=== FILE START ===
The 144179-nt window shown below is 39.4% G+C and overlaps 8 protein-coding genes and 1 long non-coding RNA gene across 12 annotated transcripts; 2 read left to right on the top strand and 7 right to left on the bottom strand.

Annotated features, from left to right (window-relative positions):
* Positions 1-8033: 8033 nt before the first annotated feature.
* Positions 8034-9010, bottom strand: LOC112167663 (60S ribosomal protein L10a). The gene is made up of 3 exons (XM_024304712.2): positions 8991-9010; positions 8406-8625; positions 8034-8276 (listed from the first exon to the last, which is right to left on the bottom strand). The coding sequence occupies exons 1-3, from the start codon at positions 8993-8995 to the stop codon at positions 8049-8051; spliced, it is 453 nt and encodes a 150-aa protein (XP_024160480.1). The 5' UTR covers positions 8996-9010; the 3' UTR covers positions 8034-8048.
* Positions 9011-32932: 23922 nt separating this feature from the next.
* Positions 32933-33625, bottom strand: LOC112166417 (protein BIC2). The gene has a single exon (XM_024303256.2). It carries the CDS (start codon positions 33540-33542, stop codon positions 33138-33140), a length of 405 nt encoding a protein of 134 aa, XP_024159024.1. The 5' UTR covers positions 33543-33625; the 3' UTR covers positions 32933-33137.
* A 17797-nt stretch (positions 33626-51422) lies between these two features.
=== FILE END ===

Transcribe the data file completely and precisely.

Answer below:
The 144179-nt window shown below is 39.4% G+C and overlaps 8 protein-coding genes and 1 long non-coding RNA gene across 12 annotated transcripts; 2 read left to right on the top strand and 7 right to left on the bottom strand.

Annotated features, from left to right (window-relative positions):
* Positions 1-8033: 8033 nt before the first annotated feature.
* Positions 8034-9010, bottom strand: LOC112167663 (60S ribosomal protein L10a). The gene is made up of 3 exons (XM_024304712.2): positions 8991-9010; positions 8406-8625; positions 8034-8276 (listed from the first exon to the last, which is right to left on the bottom strand). The coding sequence occupies exons 1-3, from the start codon at positions 8993-8995 to the stop codon at positions 8049-8051; spliced, it is 453 nt and encodes a 150-aa protein (XP_024160480.1). The 5' UTR covers positions 8996-9010; the 3' UTR covers positions 8034-8048.
* Positions 9011-32932: 23922 nt separating this feature from the next.
* Positions 32933-33625, bottom strand: LOC112166417 (protein BIC2). The gene has a single exon (XM_024303256.2). It carries the CDS (start codon positions 33540-33542, stop codon positions 33138-33140), a length of 405 nt encoding a protein of 134 aa, XP_024159024.1. The 5' UTR covers positions 33543-33625; the 3' UTR covers positions 32933-33137.
* A 17797-nt stretch (positions 33626-51422) lies between these two features.